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Waverley House, 35 Royal Terrace, Edinburgh

A Category A Listed Building in Edinburgh, Edinburgh

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Latitude: 55.9566 / 55°57'23"N

Longitude: -3.1761 / 3°10'33"W

OS Eastings: 326664

OS Northings: 674357

OS Grid: NT266743

Mapcode National: GBR 8SD.46

Mapcode Global: WH6SM.5JTY

Plus Code: 9C7RXR4F+JH

Entry Name: Waverley House, 35 Royal Terrace, Edinburgh

Listing Name: 35 Royal Terrace Including Railings and Boundary Walls

Listing Date: 16 December 1965

Last Amended: 14 December 1970

Category: A

Source: Historic Scotland

Source ID: 397454

Historic Scotland Designation Reference: LB49827

Building Class: Cultural

Location: Edinburgh

County: Edinburgh

Town: Edinburgh

Electoral Ward: City Centre

Traditional County: Midlothian

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William Playfair, designed 1820-4. No 35 built between 1823- early 1830s. Part of extremely long 121-bay palace front terrace of townhouses with arched and rusticated ground floor; to centre, 3-storey section punctuated by three 3-storey and attic Corinthian colonnaded pavilions; to left and right flanking 3-storey balustraded sections leading to 3-storey sections with 3-storey and attic Ionic colonnaded pavilions; 2-storey balustraded sections to outer left and right; basements to all houses. Droved ashlar to basement; V-chamfered rustication to ground floor; polished ashlar to upper floors; predominantly coursed squared rubble with dressed margins to rear elevation. To principal elevation: base course; dividing band between basement and ground floor; impost course to ground floor; dividing band between ground and 1st floors; to 1st floor, narrow band course broken by window to each bay; band courses above 2nd floor; eaves cornice; balustraded parapet. Regular fenestration to principal elevation; predominantly regular fenestration to rear elevation; to front elevation, to ground floor, round-headed openings in round-headed overarches; panelled aprons to 1st floor windows.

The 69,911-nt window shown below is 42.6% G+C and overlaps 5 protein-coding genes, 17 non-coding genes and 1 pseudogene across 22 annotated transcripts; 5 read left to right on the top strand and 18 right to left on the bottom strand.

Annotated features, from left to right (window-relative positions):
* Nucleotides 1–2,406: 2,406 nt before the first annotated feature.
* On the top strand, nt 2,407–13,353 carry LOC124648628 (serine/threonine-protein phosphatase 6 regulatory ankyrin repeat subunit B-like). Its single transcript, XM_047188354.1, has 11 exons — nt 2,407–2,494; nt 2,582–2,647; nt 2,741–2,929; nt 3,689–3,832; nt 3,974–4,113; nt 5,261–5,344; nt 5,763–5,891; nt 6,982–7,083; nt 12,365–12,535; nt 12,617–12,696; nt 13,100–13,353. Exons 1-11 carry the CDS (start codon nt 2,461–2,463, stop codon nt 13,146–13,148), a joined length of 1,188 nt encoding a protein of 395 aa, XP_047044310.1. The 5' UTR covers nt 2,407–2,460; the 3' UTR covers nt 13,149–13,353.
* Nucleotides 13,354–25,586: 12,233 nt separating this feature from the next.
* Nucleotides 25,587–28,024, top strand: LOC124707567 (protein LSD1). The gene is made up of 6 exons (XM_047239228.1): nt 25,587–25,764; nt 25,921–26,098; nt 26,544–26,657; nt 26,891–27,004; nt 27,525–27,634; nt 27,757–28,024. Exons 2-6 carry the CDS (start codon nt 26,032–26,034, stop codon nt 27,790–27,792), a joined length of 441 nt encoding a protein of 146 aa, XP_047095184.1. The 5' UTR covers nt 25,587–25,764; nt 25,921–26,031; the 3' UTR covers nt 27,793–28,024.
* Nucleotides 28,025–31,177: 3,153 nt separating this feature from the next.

N (PRINCIPAL) ELEVATION: 4-bay, 3-storey, basement and attic elevation. To basement, windows to 1st, 3rd and 4th bays from left; to 2nd bay from left, timber and glazed door with blocked fanlight; all in segmentally-headed openings. To ground floor, to 2nd bay from left, steps and platt overarching basement recess leading to recessed timber-panelled and glazed door with segmental fanlight with petal style glazing. To 1st and 2nd floors, cast-iron balconnettes to windows. To roof, pilastered timber dormer with 4 bipartite windows.

S (REAR) ELEVATION: 3-bay elevation. Band course dividing ground and 1st floors; cornice and band course eaves dividing 2nd and attic floors; eaves cornice. To centre bay, advanced 3-storey extension with part-ogee leaded roof and further advanced section to ground floor. Predominantly bipartite and tripartite windows.

GLAZING etc: predominantly plate glass; to principal elevation, 12-pane glazing to basement; glazing predominantly in timber sash and case windows. M-roof with central valleys; graded grey slate; stone skews and skewputts. To W, mutual ridge stack with some octagonal flues to front elevation; to E, mutual corniced ashlar ridge stack; predominantly circular cans.

RAILINGS AND BOUNDARY WALLS: to front, edging basement recess and platt, stone coping surmounted by cast-iron railings with dog bars, spear-head finials and distinctive circled border; wrought-iron lamp standard to right of platt. To rear, forming boundary of garden, random rubble wall with flat coping.

INTERIOR: subdivided into flats. To ground floor: to lobby, inlaid marble floor, timber panelling to walls, timber and marble chimneypiece, compartmented ceiling, excellent plasterwork, to left (leading to basement) ornamental timber and glazed door with wrought-iron embellished fanlight in round-arched opening with pilastered doorpiece, to right, (leading to inner hall) timber-panelled and glazed door and screen with umbrella fanlight set in basket-arched opening with coffered soffit, niches to sides and pilastered doorpiece; to former dining room, excellent plasterwork including to ceiling, classical stone chimneypiece; remainder of ground floor altered but some good later cornicing remains to kitchen. To 1st floor, to former drawing room, grey marble chimneypiece, excellent plasterwork including Adam style ceiling and borders, panels and plaques to walls; to front room (E), good plasterwork; rooms to rear much altered. To stairs and landing: cantilevered stone stairs with (probably later) timber balusters and newels; wrought-iron lamp bracket to 1st floor landing; round-arched pilastered doorpiece to 2nd floor landing; above stairwell, round cupola set in coffered dome; excellent plasterwork including swags and classical frieze below dome and bordered panels to stair and landing walls.